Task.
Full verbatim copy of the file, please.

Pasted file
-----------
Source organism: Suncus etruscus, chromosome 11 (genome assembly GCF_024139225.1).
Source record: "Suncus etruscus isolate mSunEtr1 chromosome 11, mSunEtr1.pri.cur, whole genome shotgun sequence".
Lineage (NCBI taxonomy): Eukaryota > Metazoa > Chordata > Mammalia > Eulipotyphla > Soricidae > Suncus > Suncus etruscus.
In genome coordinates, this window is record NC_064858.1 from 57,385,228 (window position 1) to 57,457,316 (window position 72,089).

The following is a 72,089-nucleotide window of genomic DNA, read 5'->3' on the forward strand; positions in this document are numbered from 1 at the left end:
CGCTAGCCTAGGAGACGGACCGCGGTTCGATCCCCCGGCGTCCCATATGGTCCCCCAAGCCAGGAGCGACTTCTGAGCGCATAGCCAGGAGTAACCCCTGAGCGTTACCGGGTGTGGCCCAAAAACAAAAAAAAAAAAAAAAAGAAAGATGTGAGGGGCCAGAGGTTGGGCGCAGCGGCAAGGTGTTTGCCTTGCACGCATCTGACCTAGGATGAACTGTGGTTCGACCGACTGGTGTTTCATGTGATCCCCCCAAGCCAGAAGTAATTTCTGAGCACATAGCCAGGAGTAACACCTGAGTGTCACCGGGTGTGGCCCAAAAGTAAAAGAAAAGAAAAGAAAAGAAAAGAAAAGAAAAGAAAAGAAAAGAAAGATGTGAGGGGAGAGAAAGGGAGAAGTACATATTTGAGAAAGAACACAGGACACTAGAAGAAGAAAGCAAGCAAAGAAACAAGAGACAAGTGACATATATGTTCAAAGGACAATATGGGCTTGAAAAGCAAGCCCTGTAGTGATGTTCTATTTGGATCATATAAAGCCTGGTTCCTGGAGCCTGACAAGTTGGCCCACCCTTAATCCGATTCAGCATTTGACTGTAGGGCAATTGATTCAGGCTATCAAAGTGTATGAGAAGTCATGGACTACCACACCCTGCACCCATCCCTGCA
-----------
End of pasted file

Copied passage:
Source organism: Suncus etruscus, chromosome 11 (genome assembly GCF_024139225.1).
Source record: "Suncus etruscus isolate mSunEtr1 chromosome 11, mSunEtr1.pri.cur, whole genome shotgun sequence".
Lineage (NCBI taxonomy): Eukaryota > Metazoa > Chordata > Mammalia > Eulipotyphla > Soricidae > Suncus > Suncus etruscus.
In genome coordinates, this window is record NC_064858.1 from 57,385,228 (window position 1) to 57,457,316 (window position 72,089).

The following is a 72,089-nucleotide window of genomic DNA, read 5'->3' on the forward strand; positions in this document are numbered from 1 at the left end:
CGCTAGCCTAGGAGACGGACCGCGGTTCGATCCCCCGGCGTCCCATATGGTCCCCCAAGCCAGGAGCGACTTCTGAGCGCATAGCCAGGAGTAACCCCTGAGCGTTACCGGGTGTGGCCCAAAAACAAAAAAAAAAAAAAAAAGAAAGATGTGAGGGGCCAGAGGTTGGGCGCAGCGGCAAGGTGTTTGCCTTGCACGCATCTGACCTAGGATGAACTGTGGTTCGACCGACTGGTGTTTCATGTGATCCCCCCAAGCCAGAAGTAATTTCTGAGCACATAGCCAGGAGTAACACCTGAGTGTCACCGGGTGTGGCCCAAAAGTAAAAGAAAAGAAAAGAAAAGAAAAGAAAAGAAAAGAAAAGAAAAGAAAGATGTGAGGGGAGAGAAAGGGAGAAGTACATATTTGAGAAAGAACACAGGACACTAGAAGAAGAAAGCAAGCAAAGAAACAAGAGACAAGTGACATATATGTTCAAAGGACAATATGGGCTTGAAAAGCAAGCCCTGTAGTGATGTTCTATTTGGATCATATAAAGCCTGGTTCCTGGAGCCTGACAAGTTGGCCCACCCTTAATCCGATTCAGCATTTGACTGTAGGGCAATTGATTCAGGCTATCAAAGTGTATGAGAAGTCATGGACTACCACACCCTGCACCCATCCCTGCA